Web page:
Review by Frank Plowright
This book collection gathers assorted preludes to Marvel’s Civil War crossover series, written for the most part by J. Michael Straczynski.
Not the opening chapter, though, written by Brian Michael Bendis and spotlighting the Illuminati, a covert group of the most powerful or influential beings on the planet. Here’s where Doctor Strange, Professor X and Sub-Mariner chew the fat over global issues with Black Panther, Captain America and Mr Fantastic. There’s something of Don Heck about Alex Maleev’s static art, and since Heck never enjoyed drawing superheroes, that’s not a good thing. It’s an interesting idea, and the plot skips through time as a stone over water detailing disagreements until arriving at the idea of the Superhuman Registration Act, which would require all superheroes to lodge their identities with the government if they are to continue their careers. The placing of this story before the remainder is odd, as Tony Stark takes a very different view in the following Spider-Man chapters.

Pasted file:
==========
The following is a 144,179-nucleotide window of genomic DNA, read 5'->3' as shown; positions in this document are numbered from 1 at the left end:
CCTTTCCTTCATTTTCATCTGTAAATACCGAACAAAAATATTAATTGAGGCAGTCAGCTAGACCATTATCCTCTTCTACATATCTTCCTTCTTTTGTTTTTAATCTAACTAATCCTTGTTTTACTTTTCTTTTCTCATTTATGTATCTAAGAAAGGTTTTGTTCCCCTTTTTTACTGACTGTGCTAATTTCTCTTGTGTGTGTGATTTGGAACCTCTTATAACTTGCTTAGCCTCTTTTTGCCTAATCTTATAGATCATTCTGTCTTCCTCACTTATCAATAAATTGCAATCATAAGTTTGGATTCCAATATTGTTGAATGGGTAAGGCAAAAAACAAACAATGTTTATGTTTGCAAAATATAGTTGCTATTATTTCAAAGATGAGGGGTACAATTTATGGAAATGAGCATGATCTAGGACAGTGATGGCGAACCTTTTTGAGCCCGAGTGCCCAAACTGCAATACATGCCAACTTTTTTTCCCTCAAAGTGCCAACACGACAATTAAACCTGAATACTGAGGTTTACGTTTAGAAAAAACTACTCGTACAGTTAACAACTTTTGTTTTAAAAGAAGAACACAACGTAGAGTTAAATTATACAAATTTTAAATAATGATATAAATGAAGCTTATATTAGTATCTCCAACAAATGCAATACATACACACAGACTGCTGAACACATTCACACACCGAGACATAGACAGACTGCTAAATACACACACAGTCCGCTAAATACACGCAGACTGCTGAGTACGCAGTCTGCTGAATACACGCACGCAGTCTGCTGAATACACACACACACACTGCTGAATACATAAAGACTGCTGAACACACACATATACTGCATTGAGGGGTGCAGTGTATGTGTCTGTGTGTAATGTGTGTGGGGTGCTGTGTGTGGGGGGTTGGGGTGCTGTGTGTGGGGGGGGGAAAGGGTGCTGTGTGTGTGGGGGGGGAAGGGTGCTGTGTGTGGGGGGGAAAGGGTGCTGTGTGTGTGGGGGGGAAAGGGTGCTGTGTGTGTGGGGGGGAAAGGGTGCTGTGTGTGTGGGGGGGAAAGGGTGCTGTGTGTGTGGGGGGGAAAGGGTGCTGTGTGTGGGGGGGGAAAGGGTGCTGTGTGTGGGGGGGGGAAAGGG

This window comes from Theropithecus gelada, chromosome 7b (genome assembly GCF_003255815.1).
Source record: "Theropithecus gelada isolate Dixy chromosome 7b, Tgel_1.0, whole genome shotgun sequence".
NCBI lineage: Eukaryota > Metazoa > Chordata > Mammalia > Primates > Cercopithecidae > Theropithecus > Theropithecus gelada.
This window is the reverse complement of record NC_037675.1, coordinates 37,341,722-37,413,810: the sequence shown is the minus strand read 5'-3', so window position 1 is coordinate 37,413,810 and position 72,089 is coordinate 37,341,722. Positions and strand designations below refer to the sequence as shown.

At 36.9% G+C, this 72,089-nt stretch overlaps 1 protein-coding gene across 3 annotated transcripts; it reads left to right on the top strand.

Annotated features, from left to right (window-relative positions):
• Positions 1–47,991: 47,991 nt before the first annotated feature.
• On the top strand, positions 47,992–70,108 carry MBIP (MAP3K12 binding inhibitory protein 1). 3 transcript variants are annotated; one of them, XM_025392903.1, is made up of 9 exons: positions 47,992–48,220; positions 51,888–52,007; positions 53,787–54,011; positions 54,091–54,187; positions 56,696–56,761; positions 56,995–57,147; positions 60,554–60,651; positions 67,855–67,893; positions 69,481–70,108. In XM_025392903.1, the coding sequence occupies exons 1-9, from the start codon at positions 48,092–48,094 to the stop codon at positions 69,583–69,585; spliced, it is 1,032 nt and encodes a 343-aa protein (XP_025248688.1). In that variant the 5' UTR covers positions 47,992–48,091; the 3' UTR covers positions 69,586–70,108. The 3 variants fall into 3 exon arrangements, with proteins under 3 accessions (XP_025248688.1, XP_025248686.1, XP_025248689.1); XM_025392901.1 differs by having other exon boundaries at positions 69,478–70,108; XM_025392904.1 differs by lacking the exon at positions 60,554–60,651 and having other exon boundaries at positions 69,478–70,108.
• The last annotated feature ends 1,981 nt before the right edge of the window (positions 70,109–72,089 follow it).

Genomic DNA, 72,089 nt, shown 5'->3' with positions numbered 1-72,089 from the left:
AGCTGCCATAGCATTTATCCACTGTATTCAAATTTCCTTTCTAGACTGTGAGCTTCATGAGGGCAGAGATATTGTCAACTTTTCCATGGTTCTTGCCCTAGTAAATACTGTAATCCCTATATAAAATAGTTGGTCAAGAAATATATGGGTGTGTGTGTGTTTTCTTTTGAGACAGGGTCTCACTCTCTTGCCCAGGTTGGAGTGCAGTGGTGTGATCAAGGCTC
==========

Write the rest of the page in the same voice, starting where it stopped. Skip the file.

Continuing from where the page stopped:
These account for half the content, and very much at the core of them is the relationship between Tony Stark and Peter Parker. The older Stark admires Parker’s affinity for technological development, and having designed his own Iron Man identity, it’s a relatively simple matter to design a new costume for Spider-Man. It’s very telling that it’s also red and gold. Upgrades include a limited ability to glide, an imperviousness to standard bullets, an ability to disguise itself as something else and many other bells and whistles. This comes at a cost, though. Stark wants to hire Peter and for Peter to trust him implicitly with secret plans he has, plans he asks are kept from the other Avengers.
For those used to the art of John Romita Jr and Mike Deodato accompanying Straczynski’s Spider-Man there’s a considerable step down. Not that Ron Garney and Tyler Kirkham aren’t capable, but compared with their predecessors there’s little that’s either distinctive or stylish about their pencils. And seeing as this is only three chapters, couldn’t Marvel’s editorial department have arranged for the same artist to draw them all? Extremely wordy in places, these aren’t Straczynski’s best scripts, as Spider-Man accompanies Stark to Washington to argue with politicians.
Straczynski also writes the Fantastic Four chapters, but his tenure on that title was nowhere near as successful as his Spider-Man run, and this story exemplifies that. There’s only minimal connection with the remainder of the content in the opening pages before a tussle with Doctor Doom to possess Thor’s hammer. Straczynski has a good handle on Doom’s pompous arrogance, and Mike McKone’s art looks good under an army of inkers, but it’s the weakest story here.